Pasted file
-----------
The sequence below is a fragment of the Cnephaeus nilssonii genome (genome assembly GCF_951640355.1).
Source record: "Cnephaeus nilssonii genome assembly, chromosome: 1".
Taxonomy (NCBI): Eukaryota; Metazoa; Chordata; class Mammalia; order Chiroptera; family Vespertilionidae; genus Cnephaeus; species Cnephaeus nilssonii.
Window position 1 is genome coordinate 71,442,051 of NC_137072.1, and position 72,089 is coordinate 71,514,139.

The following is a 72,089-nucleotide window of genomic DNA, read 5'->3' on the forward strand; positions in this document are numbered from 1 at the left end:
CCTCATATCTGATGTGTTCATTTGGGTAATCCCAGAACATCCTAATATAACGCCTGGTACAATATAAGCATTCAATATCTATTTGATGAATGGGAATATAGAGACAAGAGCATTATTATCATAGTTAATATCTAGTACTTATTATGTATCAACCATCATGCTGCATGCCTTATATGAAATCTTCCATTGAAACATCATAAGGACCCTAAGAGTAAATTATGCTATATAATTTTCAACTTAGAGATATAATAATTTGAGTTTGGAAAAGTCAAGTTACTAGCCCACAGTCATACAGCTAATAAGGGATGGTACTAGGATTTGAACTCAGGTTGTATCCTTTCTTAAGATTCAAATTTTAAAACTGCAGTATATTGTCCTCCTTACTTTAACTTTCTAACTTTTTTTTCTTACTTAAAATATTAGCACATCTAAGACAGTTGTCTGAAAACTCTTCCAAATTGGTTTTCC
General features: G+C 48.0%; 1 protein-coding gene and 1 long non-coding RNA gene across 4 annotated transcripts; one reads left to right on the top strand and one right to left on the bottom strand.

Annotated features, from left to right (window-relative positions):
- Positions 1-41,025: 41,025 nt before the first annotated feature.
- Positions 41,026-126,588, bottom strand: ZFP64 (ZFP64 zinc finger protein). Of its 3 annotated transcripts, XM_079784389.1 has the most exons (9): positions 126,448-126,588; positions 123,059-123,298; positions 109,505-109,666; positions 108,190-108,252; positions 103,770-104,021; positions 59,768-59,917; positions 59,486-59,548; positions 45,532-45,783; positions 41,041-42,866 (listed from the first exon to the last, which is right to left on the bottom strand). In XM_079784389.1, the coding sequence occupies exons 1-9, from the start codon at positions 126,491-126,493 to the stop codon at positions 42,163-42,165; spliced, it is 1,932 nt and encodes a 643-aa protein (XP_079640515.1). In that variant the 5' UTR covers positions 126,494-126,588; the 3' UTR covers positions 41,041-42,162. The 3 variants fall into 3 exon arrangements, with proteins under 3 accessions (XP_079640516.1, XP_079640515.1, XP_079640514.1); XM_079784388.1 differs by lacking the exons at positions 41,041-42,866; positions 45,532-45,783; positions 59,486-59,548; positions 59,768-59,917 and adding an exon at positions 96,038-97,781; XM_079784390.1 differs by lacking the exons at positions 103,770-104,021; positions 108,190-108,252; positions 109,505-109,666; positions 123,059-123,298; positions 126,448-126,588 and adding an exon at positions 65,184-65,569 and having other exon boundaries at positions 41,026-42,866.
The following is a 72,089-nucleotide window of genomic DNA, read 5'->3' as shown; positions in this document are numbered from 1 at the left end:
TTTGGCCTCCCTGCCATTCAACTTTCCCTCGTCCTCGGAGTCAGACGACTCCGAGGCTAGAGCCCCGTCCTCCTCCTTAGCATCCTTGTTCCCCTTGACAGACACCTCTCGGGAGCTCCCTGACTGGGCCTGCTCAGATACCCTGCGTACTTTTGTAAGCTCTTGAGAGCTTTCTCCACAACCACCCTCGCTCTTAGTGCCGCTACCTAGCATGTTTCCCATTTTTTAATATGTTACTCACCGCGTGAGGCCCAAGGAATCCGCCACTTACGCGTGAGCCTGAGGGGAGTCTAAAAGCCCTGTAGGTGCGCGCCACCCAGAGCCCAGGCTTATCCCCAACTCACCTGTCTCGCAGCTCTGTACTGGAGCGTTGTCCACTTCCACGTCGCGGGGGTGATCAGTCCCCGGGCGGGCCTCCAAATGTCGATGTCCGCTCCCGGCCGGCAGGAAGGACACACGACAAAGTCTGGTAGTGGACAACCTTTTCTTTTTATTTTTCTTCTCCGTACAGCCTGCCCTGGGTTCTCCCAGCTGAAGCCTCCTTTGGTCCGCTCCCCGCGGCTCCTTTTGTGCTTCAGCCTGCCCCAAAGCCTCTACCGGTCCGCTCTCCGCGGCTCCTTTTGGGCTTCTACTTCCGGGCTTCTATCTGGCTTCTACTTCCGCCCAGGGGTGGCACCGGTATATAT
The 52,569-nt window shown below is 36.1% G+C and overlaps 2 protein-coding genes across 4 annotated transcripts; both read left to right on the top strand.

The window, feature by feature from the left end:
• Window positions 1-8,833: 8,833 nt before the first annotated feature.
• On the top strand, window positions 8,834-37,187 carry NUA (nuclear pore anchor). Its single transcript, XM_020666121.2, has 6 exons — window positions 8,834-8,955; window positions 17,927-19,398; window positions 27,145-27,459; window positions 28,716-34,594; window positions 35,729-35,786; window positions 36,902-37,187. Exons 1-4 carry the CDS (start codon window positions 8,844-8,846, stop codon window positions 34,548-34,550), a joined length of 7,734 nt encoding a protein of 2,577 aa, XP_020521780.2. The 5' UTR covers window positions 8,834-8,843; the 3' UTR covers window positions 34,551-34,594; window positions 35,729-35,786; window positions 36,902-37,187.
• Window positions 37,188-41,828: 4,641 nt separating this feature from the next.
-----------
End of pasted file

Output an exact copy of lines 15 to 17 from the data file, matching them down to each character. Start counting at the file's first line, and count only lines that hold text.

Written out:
• Window positions 1-8,833: 8,833 nt before the first annotated feature.
• On the top strand, window positions 8,834-37,187 carry NUA (nuclear pore anchor). Its single transcript, XM_020666121.2, has 6 exons — window positions 8,834-8,955; window positions 17,927-19,398; window positions 27,145-27,459; window positions 28,716-34,594; window positions 35,729-35,786; window positions 36,902-37,187. Exons 1-4 carry the CDS (start codon window positions 8,844-8,846, stop codon window positions 34,548-34,550), a joined length of 7,734 nt encoding a protein of 2,577 aa, XP_020521780.2. The 5' UTR covers window positions 8,834-8,843; the 3' UTR covers window positions 34,551-34,594; window positions 35,729-35,786; window positions 36,902-37,187.
• Window positions 37,188-41,828: 4,641 nt separating this feature from the next.